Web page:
[LINK] nick off Phorm
stephen at melbpc.org.au
stephen at melbpc.org.au
Tue Jul 7 18:35:26 AEST 2009
With luck, Phorm will go broke. They developed deep packet inspection.
Phorm stranded as BT and Carphone pull plug on online spying technology
by Elizabeth Judge 'The Times' July 7, 2009
The future of Phorm, the developer of controversial internet "spying"
technology (deep packet inspection) looked increasingly uncertain last
night after Carphone Warehouse joined the list of big-name clients
shunning the service.
Shares in Phorm slid 40 per cent yesterday after BT pulled plans to use
the service, which tracks internet users and sends specially tailored
advertisements to their screens based on their personal tastes. The
decision followed a barrage of attacks from privacy groups.
After BTs move, Charles Dunstone, head of Carphone Warehouse, said: "We
were only going to do it if BT did it and if the whole industry was doing
it. We were not interested enough to do it on our own."
Virgin is also reluctant, meaning that Phorm, whose non-executives
include Lord Lamont, the former Chancellor, has lost Britains three
biggest internet groups, prompting analysts to question its future.
(The Times Related Links: Wikipedia latest to reject Phorm technology)
Dan Cryan, head of broadband at Screen Digest, the research and
intelligence consultancy, said: "It is never a happy position to be in
when a company potentially loses most of its customers before it has even
had a full commercial launch."
Phorm, which listed on the Alternative Investment Market in 2004, is one
of a growing number of companies seeking to cash in on the trail of
personal information that we leave behind on the internet.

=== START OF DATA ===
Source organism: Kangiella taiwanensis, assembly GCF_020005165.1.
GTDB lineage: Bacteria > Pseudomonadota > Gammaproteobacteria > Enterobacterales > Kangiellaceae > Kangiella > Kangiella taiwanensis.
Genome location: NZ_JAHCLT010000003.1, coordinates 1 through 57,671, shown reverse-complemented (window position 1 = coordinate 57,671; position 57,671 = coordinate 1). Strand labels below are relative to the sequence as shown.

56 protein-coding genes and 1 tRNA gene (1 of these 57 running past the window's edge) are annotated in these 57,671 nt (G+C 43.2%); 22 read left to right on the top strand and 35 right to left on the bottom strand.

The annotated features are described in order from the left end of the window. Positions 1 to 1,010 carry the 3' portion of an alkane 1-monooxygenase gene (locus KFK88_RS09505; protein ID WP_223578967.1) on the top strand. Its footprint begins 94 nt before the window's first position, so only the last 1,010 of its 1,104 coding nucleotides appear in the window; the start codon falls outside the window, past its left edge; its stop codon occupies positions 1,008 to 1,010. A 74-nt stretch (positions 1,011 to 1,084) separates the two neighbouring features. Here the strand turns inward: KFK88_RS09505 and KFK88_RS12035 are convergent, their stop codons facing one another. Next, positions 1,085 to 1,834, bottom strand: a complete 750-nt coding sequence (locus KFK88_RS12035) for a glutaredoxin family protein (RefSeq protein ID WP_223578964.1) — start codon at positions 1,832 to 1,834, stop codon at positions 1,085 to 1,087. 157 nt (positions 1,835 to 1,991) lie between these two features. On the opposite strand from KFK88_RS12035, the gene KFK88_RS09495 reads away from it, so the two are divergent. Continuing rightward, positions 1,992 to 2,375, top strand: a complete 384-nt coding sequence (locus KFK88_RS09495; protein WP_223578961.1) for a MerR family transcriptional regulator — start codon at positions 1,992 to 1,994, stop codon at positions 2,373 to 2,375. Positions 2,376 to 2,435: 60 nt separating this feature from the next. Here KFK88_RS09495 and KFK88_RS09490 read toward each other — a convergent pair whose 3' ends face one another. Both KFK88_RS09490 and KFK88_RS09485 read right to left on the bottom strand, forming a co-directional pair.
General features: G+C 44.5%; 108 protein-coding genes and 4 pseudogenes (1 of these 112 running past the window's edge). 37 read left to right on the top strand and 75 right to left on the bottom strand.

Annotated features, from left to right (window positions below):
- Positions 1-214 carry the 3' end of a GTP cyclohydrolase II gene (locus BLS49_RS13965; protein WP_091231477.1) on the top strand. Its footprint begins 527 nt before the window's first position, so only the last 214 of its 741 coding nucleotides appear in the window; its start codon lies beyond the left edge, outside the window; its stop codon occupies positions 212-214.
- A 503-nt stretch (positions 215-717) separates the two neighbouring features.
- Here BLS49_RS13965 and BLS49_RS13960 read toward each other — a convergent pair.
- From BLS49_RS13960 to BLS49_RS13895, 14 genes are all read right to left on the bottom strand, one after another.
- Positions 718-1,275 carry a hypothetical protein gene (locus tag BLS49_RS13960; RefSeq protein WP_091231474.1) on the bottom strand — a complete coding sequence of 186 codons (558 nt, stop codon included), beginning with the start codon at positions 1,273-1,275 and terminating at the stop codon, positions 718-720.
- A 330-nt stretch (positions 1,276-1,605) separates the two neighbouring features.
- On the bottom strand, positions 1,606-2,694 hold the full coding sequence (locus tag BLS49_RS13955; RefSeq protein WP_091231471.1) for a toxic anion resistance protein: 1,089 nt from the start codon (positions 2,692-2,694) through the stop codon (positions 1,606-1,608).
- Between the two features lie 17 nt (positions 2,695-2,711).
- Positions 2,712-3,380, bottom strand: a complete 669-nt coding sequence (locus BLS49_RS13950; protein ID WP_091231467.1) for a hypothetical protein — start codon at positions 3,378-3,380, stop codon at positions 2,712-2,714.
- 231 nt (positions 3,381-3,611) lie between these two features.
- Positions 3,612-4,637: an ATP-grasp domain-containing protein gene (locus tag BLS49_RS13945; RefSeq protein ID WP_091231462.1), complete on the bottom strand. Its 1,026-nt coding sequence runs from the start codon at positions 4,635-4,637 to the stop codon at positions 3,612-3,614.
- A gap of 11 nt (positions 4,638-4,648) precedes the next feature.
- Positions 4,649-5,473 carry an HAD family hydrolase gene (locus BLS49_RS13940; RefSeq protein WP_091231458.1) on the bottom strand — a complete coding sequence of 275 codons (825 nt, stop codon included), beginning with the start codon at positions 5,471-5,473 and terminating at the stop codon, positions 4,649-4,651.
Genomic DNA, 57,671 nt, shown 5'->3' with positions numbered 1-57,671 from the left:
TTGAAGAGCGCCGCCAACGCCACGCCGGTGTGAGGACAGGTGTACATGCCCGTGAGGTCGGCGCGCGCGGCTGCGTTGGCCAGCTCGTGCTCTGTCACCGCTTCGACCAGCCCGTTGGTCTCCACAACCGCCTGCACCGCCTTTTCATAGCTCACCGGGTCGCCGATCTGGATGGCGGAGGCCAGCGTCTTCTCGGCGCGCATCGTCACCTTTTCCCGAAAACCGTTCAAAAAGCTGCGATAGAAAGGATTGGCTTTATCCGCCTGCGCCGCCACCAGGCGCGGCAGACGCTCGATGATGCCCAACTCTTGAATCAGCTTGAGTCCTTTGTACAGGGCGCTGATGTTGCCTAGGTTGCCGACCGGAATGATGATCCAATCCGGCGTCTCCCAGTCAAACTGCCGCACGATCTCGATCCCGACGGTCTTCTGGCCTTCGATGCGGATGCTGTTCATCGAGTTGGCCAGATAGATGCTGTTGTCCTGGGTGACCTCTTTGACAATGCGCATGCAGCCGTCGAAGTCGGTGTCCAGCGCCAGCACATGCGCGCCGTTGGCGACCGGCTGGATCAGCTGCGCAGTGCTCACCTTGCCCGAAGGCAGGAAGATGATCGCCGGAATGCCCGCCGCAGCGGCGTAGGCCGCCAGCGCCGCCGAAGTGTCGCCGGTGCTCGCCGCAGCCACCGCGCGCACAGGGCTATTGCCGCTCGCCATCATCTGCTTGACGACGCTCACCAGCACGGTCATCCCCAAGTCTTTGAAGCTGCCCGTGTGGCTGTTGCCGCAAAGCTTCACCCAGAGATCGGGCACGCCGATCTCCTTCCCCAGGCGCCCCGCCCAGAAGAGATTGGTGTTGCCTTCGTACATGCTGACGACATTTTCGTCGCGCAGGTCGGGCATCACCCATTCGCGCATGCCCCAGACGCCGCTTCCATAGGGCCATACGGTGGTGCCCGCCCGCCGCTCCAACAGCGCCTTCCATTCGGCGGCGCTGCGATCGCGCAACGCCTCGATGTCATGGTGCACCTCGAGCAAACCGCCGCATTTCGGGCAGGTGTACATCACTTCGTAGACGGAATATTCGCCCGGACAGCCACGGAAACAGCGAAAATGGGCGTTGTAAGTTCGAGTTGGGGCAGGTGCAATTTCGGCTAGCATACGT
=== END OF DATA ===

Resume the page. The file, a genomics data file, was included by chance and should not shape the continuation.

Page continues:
Its service is aimed at showing advertisements based on who is looking at
a particular web page, rather than the content of the page itself. A car
lover, therefore, could be presented with car adverts even if searching
For internet service providers, it offered a potentially valuable new way
of generating money from their subscribers. "Tailored" ads potentially
reap 100 times more than traditional ads, according to some analysts.
BT, Virgin Media and Carphone Warehouses TalkTalk had all signed up as
partners in the service. Last year, however, Phorm came under fire when
it emerged that BT had been conducting secret trials of its technology on
36,000 of its broadband customers.
Privacy groups said that the system was intrusive and even Sir Tim
Berners-Lee, creator of the World Wide Web, condemned it: "I feel it is
very important that my internet service provider supplies internet to my
house like the water company supplies water to my house connectivity
with no strings attached," he said.
Phorm insists that users are stored as a "unique random number" rather
than a name, that it does not gather personally identifiable information
and it does not store IP addresses. It said yesterday that its British
ambitions remained intact.
The company is hoping that BT will rethink its decision. However, a
recently published report from its broker had already identified the next
six months as critical for the company and its investors, who ploughed
£32 million into the group last year.
Phorm, which last year made a $48 million pre-tax loss after running
trials in the UK and South Korea, said that it was focusing on
opportunities abroad. "In so doing, we have already minimised our
dependency on the deployment by any single ISP or in any particular
market," it said.
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